House hearing on mortgage servicers’ implementation of CARES Act
On July 16, the House Financial Services Committee’s Subcommittee on Oversight and Investigations held a hearing entitled “Protecting Homeowners During the Pandemic: Oversight of Mortgage Servicers’ Implementation of the CARES Act.” The subcommittee’s memorandum regarding the hearing discussed, among other things, the HUD Office of Inspector General’s report of its review of the type of forbearance information accessible to borrowers on the top 30 mortgage servicers’ websites. The report highlighted concerns that 10 of the servicers failed to have forbearance information “‘readily available’ on their websites,” 14 servicers’ websites did not provide information about the length of the forbearance period to which borrowers are entitled under the CARES Act, and certain servicers “included information giving the impression that lump sum payments were required at the end of the forbearance period.”
Witnesses discussed widespread issues in CARES Act-related mortgage servicing, with several witnesses and lawmakers highlighting how preexisting inequalities have especially imperiled black and Latinx home ownership during the Covid-19 pandemic. One witness suggested that servicers should be required to provide written notice to borrowers of their options and rights under the CARES Act and should be held accountable for failing to provide consistent, accurate forbearance information to borrowers in a timely manner. Another witness noted that housing counselors have reported servicers providing misinformation on payment and deferral options, and stressed the need for coordinated efforts between the CFPB, FHFA, and HUD, in addition to strong supervisory and enforcement activity.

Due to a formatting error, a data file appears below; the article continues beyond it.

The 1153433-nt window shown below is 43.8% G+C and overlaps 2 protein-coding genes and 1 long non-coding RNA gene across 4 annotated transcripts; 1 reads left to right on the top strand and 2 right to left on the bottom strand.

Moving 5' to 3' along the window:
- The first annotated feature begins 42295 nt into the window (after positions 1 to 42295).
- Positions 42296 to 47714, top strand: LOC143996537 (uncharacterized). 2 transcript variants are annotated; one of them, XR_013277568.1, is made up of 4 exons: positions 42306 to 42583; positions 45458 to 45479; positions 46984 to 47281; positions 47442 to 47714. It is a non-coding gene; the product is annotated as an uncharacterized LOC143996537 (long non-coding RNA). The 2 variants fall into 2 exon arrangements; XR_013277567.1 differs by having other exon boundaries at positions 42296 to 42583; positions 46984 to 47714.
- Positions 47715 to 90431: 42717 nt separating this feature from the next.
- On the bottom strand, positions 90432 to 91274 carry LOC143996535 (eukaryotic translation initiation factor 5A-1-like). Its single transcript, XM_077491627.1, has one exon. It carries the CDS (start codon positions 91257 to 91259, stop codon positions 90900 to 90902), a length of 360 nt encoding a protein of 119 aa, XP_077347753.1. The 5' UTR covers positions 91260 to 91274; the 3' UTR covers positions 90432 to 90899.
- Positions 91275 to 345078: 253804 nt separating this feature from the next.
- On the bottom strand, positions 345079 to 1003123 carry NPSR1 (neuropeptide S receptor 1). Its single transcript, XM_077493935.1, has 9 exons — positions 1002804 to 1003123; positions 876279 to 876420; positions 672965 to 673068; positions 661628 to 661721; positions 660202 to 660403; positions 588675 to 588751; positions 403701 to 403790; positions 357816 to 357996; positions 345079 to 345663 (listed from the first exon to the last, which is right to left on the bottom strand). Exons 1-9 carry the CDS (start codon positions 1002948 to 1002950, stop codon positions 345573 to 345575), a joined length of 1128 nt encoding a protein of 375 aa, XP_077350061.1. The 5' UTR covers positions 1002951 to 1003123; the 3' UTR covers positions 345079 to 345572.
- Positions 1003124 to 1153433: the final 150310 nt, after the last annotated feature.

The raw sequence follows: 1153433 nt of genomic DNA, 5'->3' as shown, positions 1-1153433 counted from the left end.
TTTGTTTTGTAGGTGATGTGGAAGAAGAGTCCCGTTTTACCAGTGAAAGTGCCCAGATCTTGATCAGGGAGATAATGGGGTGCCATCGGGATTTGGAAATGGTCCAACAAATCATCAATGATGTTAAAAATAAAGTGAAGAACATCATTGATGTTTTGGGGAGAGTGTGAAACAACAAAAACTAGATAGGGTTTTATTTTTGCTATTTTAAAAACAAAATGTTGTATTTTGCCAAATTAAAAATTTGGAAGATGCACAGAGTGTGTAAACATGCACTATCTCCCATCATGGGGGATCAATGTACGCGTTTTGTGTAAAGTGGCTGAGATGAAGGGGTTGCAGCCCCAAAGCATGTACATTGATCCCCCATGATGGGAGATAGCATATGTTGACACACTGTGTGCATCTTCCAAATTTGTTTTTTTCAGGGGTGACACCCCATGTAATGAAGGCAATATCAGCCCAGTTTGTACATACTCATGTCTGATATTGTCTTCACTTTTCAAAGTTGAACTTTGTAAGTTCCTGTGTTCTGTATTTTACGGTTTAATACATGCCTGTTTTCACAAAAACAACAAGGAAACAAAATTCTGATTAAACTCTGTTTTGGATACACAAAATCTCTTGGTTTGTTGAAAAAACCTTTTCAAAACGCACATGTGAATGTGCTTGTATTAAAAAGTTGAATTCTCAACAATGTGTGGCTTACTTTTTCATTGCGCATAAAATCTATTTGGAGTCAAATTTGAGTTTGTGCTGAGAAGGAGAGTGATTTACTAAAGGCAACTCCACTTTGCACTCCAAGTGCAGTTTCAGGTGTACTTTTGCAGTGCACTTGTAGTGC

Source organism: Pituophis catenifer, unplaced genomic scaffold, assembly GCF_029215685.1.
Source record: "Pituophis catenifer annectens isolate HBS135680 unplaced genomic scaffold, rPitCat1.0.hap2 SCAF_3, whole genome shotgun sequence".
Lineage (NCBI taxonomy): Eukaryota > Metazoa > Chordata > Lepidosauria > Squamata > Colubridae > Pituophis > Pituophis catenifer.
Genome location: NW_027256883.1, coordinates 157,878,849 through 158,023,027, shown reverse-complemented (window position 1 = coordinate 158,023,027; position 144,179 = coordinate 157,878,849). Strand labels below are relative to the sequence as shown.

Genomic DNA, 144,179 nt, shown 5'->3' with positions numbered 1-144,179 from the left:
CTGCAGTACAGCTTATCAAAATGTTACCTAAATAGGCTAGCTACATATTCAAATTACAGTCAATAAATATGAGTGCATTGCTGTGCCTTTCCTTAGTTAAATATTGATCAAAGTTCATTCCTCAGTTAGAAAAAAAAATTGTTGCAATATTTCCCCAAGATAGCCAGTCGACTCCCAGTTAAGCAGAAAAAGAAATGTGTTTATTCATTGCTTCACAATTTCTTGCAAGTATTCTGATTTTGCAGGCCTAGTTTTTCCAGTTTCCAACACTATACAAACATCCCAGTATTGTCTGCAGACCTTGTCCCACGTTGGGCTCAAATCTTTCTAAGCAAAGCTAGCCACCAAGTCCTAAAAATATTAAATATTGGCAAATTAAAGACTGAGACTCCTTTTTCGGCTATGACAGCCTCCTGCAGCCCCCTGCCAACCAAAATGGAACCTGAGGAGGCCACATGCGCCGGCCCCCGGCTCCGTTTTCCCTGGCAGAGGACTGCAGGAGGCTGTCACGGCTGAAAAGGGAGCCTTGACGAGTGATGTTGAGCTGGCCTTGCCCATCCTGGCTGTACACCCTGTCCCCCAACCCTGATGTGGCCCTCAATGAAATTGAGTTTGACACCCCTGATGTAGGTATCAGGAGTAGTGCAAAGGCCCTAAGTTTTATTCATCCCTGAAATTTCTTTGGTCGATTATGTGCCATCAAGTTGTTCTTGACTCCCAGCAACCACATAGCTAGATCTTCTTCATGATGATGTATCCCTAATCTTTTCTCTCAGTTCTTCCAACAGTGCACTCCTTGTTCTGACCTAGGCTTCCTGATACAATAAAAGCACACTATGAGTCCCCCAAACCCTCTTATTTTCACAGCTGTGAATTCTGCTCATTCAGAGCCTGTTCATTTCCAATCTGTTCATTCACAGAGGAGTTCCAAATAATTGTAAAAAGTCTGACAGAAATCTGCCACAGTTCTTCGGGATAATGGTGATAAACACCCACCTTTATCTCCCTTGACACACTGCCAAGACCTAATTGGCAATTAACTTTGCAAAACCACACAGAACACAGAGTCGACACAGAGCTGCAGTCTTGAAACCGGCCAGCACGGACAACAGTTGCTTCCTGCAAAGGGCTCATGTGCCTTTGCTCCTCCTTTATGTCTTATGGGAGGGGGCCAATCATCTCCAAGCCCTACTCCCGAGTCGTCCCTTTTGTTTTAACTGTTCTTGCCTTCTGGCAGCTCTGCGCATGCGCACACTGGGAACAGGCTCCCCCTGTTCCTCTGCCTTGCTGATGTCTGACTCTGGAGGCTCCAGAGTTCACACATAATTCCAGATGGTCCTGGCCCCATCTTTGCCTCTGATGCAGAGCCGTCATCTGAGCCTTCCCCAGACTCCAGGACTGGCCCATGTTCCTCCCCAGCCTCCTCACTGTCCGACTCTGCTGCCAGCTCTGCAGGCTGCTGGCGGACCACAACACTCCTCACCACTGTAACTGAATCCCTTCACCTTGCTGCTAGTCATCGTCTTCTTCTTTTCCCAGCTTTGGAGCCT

Other topics discussed during the hearing included (i) the importance of providing clear guidance for borrowers, as well as the importance of loan modifications, loss mitigation options, and long term solutions once forbearance has ended; (ii) understanding what servicers of non-federally backed mortgages not covered by the CARES Act are doing to assist borrowers, and whether there should be a safe harbor for these mortgage servicers from investor liability; and (iii) the CFPB’s responsibility for overseeing servicers. One of the witnesses noted during the hearing, however, that many mortgage servicers offered homeowners forbearance options before the CARES Act, provided forbearance to homeowners with non-federally backed mortgages, and have responded to “an evolving series of program and regulatory announcements from various programs and agencies.”